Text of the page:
To most who pass through, Puerto Rio Tranquilo, or simply Puerto Tranquilo, is little more than a necessary pit stop on the Carretera Austral, the highway through southern Chile that traverses 1,200 kilometers of Patagonia. If it’s known for anything, it’s for the easy access it offers to the Capillas de Marmol, a peninsula of marble caves and formations situated along Lago General Carera, the country’s largest lake. I’ll always remember it as an exceedingly difficult place to find a ride out of. And for the modest community cemetery located at its southern fringe.
Tranquil, wind-swept and weathered, the Cementario Rio Tranquilo fits the consummate definition of Patagonia. It’s also unlike any graveyard you’ve ever seen. A small village of its own, it’s comprised of a few dozen mausolea built in the shape of small houses made of clapboard and tin. Some are as small as dog houses in North America, a few as large as children’s backyard clubhouses.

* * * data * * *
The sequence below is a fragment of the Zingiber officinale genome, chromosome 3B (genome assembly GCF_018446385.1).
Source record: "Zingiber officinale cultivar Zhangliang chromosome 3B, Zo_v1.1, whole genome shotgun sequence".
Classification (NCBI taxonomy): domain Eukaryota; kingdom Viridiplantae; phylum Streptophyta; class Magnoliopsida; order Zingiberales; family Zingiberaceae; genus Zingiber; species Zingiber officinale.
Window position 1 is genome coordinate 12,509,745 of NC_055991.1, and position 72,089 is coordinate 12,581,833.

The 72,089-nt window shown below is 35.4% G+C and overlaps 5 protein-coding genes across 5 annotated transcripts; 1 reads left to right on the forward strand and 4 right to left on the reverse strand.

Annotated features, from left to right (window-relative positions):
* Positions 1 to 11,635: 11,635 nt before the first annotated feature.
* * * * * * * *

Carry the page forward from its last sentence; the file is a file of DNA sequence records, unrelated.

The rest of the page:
The first settlers didn’t arrive in the area until the late 1920s, so the cemetery isn’t that old. But it’s rough around the edges, worn and rugged, not wholly unlike those who chose the settlement as their home, and by default, the cemetery as their final resting place. As you’ll see not all are forgotten.
Best of all is the view. Resting along its western shore, the clear turquoise waters of the lake are within both earshot and a stone’s throw. A location that’s both a monument and memorial to isolation. If I ever return, it’ll be to shoot a short film here.
Twenty-two photos in all.
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